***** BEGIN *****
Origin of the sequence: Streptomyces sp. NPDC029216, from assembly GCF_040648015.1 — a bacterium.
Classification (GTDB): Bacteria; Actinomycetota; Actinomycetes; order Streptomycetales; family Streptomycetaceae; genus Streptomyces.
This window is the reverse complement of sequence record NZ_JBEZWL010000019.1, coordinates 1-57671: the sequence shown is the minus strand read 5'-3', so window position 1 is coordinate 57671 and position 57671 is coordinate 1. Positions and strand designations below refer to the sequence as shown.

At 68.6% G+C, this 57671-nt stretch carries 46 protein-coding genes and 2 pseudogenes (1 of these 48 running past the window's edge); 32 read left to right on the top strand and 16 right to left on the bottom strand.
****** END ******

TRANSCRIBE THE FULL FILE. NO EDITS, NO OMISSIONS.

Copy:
Origin of the sequence: Streptomyces sp. NPDC029216, from assembly GCF_040648015.1 — a bacterium.
Classification (GTDB): Bacteria; Actinomycetota; Actinomycetes; order Streptomycetales; family Streptomycetaceae; genus Streptomyces.
This window is the reverse complement of sequence record NZ_JBEZWL010000019.1, coordinates 1-57671: the sequence shown is the minus strand read 5'-3', so window position 1 is coordinate 57671 and position 57671 is coordinate 1. Positions and strand designations below refer to the sequence as shown.

At 68.6% G+C, this 57671-nt stretch carries 46 protein-coding genes and 2 pseudogenes (1 of these 48 running past the window's edge); 32 read left to right on the top strand and 16 right to left on the bottom strand.